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Homeownership rate rises to four-year high as Millennials are finally buying homes

More renters appear to be buying

What so many in the housing industry have waited years for appears to be finally happening: Millennials are buying homes.

How much things can change in just a few months.

Back in September, after existing home sales fell to a three-year low, it appeared that many younger would-be buyers were turning to renting instead of buying.

But things look much different just a few months later.

According to the latest data from the Census Bureau, the homeownership rate rose in the fourth quarter to 64.8%, which is a four-year high. And it also continues a trend of the homeownership rate steadily increasing ever since that figure hit a nearly all-time low back in 2016.

Ever since the homeownership rate hit 62.9% back in the second quarter of 2016, that figure has risen steadily, with the fourth quarter of 2018 hitting the highest total since the first quarter of 2014.

Homeownership rate fourth quarter 2018

(Click to enlarge. Image courtesy of the Census Bureau.)

And just as in the third quarter, the increase is being driven by younger buyers, specifically those 44 and under.

And according to CoreLogic Deputy Chief Economist Ralph McLaughlin, there’s even more good news hidden in the data itself, as it appears that much of the growth in homeownership seems to be coming from renters who are becoming homebuyers.

“The fourth quarter of 2018 was the fifth consecutive quarter that owner-occupied households grew by more than a million, at 1.7 million new owner households,” McLaughlin wrote in a report. “At the same time, the number of new renter households fell six out of the past seven quarters with a decrease of 167,000 households. This suggests that the increase in the homeownership rates is at least partly due to households making a switch from renting to owning.”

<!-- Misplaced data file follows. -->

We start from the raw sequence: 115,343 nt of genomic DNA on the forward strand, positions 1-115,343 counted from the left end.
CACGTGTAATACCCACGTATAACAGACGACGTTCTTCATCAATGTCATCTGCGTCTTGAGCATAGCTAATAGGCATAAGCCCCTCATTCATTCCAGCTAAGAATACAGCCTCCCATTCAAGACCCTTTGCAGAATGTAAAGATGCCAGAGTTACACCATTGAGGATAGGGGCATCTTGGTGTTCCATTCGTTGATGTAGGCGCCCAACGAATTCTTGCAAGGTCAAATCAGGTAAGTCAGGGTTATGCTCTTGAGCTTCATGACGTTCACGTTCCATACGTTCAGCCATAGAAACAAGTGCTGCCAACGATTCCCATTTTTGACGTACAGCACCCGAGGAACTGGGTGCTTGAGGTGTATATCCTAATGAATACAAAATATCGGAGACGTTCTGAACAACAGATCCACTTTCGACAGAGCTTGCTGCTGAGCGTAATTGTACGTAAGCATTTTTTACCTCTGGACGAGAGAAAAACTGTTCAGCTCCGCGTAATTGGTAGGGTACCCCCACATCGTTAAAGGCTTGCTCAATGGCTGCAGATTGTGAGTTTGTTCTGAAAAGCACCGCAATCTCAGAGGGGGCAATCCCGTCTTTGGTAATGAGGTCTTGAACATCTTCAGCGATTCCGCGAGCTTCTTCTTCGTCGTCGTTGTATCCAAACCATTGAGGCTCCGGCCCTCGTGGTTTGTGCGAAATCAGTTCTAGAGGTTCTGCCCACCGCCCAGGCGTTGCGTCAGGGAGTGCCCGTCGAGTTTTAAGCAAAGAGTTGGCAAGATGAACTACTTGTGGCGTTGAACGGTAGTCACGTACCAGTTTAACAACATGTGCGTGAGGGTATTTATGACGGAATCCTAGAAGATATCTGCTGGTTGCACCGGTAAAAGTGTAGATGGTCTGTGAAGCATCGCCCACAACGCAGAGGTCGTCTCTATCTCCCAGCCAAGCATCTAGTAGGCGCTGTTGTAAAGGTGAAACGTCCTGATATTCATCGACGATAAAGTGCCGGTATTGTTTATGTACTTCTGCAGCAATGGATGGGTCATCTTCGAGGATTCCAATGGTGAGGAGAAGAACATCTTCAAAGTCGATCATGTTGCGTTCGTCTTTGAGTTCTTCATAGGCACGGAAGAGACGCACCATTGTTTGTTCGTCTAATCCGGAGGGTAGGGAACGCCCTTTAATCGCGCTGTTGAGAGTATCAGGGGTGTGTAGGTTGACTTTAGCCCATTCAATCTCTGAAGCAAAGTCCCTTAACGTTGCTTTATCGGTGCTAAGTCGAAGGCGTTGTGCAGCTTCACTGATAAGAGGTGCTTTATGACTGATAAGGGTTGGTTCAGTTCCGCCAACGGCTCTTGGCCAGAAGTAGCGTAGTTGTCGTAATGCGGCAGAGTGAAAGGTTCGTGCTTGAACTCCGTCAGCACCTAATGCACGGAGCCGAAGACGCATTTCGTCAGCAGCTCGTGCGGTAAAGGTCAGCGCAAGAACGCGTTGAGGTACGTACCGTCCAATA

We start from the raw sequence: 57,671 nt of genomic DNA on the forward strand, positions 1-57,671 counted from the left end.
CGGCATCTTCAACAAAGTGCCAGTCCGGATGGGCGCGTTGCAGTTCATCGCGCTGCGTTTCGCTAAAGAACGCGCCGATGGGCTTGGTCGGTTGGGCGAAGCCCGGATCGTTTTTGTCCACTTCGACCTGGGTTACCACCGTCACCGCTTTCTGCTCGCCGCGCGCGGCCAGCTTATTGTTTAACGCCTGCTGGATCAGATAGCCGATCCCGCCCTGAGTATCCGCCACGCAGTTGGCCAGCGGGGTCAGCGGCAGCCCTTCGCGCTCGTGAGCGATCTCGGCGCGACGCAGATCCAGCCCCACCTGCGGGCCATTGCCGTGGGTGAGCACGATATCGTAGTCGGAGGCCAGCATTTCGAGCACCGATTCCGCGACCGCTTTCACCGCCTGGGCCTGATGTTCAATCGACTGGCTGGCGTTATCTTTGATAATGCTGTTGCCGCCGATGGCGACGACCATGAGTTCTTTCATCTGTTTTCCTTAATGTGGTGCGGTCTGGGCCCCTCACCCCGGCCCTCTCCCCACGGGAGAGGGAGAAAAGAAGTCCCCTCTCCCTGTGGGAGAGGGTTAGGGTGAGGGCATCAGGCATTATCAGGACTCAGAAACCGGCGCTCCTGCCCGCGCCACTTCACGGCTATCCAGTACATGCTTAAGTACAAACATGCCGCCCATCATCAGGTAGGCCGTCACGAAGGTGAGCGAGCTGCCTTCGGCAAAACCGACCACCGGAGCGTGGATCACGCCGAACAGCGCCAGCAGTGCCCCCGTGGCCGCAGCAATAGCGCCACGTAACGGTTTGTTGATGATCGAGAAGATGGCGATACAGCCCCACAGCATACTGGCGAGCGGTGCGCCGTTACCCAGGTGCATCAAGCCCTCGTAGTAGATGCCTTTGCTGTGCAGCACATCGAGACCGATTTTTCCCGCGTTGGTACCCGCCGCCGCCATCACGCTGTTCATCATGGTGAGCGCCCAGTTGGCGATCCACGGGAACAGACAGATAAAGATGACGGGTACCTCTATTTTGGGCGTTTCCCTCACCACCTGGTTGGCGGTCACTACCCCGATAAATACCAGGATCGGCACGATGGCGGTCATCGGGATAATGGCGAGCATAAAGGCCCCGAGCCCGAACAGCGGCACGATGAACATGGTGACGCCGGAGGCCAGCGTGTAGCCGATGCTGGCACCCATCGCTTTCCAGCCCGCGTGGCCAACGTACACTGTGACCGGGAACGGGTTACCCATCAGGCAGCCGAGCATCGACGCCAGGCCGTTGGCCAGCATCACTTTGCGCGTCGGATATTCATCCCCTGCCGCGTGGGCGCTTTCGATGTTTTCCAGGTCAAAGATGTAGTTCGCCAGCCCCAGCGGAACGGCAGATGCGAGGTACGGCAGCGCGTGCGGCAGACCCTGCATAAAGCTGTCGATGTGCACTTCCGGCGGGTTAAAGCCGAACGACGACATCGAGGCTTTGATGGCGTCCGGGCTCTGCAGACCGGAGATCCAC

Beyond that, McLaughlin said, total household growth has pushed past 1% for five straight quarters, which is “positive news for the housing industry at large.”

According to McLaughlin, this streak represents the longest and largest magnitude of household growth in more than 12 years.

As McLaughlin notes, homeownership among buyers age 35 and under rose from 36% to 36.5% in the last year, while homeownership for those from age 35-44 rose from 58.9% to 61.1% in the same time frame.

And with the oldest Millennials checking in at somewhere between 36 and 39 (depending on which data source you believe on when the Millennial generation actually begins), homeownership among older Millennials definitely appears to be a thing.

“American households, especially young households, are becoming confident enough in their financial and familial circumstances to take the plunge into homeownership, despite rocky outcrops of affordability and sparse inventory,” McLaughlin said.

“This is good news for proponents of homeownership in the United States since young households represent the largest pool of potential homebuyers since their parents, the baby boomers, came of homebuying age over three decades ago,” he added.

McLaughlin said that the data shows that the housing market is continuing on a healthy path of recovery from the housing crisis.

“This is for three reasons: first, the upward tick in homeownership has been stubbornly persistent, despite the existence of low housing affordability and inventory; next, household formation has seen the strongest streak in over a decade; and lastly, young households, which represent the largest pool of potential homebuyers in the United States, are starting to enter the homeownership game,” McLaughlin said. “The future of homeownership in this country indeed looks bright.”

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